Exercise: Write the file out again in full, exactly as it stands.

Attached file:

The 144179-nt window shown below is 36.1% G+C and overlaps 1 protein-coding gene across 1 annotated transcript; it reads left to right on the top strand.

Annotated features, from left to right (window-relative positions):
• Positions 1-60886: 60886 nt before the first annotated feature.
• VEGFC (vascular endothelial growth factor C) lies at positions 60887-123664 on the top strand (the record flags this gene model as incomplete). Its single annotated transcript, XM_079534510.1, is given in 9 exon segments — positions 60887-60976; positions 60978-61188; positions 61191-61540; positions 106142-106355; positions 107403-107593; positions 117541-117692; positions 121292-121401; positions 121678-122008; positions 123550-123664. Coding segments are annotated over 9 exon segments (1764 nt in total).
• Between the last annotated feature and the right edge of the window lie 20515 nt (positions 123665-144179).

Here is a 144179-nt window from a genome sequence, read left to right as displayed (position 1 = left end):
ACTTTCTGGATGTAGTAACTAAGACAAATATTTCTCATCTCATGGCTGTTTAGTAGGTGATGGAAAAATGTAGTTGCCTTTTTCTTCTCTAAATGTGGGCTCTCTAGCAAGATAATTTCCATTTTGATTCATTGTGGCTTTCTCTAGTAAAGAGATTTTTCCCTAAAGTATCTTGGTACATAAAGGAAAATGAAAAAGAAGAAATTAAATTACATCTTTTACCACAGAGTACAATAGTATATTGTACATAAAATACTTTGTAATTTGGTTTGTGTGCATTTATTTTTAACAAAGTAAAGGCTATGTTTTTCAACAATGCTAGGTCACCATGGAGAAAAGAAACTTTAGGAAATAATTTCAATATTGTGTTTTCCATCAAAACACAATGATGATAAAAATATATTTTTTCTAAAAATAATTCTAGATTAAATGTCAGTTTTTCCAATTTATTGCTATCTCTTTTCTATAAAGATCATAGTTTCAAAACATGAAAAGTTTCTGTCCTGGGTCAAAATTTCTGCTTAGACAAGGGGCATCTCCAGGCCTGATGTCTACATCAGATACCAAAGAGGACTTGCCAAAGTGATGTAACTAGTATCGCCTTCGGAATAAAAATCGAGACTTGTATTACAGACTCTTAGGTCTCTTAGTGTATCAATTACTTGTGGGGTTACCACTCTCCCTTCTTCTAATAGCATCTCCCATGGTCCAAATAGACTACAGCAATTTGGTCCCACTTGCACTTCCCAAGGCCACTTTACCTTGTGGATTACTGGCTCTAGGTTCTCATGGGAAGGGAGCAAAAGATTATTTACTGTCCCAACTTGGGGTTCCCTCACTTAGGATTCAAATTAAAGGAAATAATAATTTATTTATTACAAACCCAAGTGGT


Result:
The 144179-nt window shown below is 36.1% G+C and overlaps 1 protein-coding gene across 1 annotated transcript; it reads left to right on the top strand.

Annotated features, from left to right (window-relative positions):
• Positions 1-60886: 60886 nt before the first annotated feature.
• VEGFC (vascular endothelial growth factor C) lies at positions 60887-123664 on the top strand (the record flags this gene model as incomplete). Its single annotated transcript, XM_079534510.1, is given in 9 exon segments — positions 60887-60976; positions 60978-61188; positions 61191-61540; positions 106142-106355; positions 107403-107593; positions 117541-117692; positions 121292-121401; positions 121678-122008; positions 123550-123664. Coding segments are annotated over 9 exon segments (1764 nt in total).
• Between the last annotated feature and the right edge of the window lie 20515 nt (positions 123665-144179).

Here is a 144179-nt window from a genome sequence, read left to right as displayed (position 1 = left end):
ACTTTCTGGATGTAGTAACTAAGACAAATATTTCTCATCTCATGGCTGTTTAGTAGGTGATGGAAAAATGTAGTTGCCTTTTTCTTCTCTAAATGTGGGCTCTCTAGCAAGATAATTTCCATTTTGATTCATTGTGGCTTTCTCTAGTAAAGAGATTTTTCCCTAAAGTATCTTGGTACATAAAGGAAAATGAAAAAGAAGAAATTAAATTACATCTTTTACCACAGAGTACAATAGTATATTGTACATAAAATACTTTGTAATTTGGTTTGTGTGCATTTATTTTTAACAAAGTAAAGGCTATGTTTTTCAACAATGCTAGGTCACCATGGAGAAAAGAAACTTTAGGAAATAATTTCAATATTGTGTTTTCCATCAAAACACAATGATGATAAAAATATATTTTTTCTAAAAATAATTCTAGATTAAATGTCAGTTTTTCCAATTTATTGCTATCTCTTTTCTATAAAGATCATAGTTTCAAAACATGAAAAGTTTCTGTCCTGGGTCAAAATTTCTGCTTAGACAAGGGGCATCTCCAGGCCTGATGTCTACATCAGATACCAAAGAGGACTTGCCAAAGTGATGTAACTAGTATCGCCTTCGGAATAAAAATCGAGACTTGTATTACAGACTCTTAGGTCTCTTAGTGTATCAATTACTTGTGGGGTTACCACTCTCCCTTCTTCTAATAGCATCTCCCATGGTCCAAATAGACTACAGCAATTTGGTCCCACTTGCACTTCCCAAGGCCACTTTACCTTGTGGATTACTGGCTCTAGGTTCTCATGGGAAGGGAGCAAAAGATTATTTACTGTCCCAACTTGGGGTTCCCTCACTTAGGATTCAAATTAAAGGAAATAATAATTTATTTATTACAAACCCAAGTGGT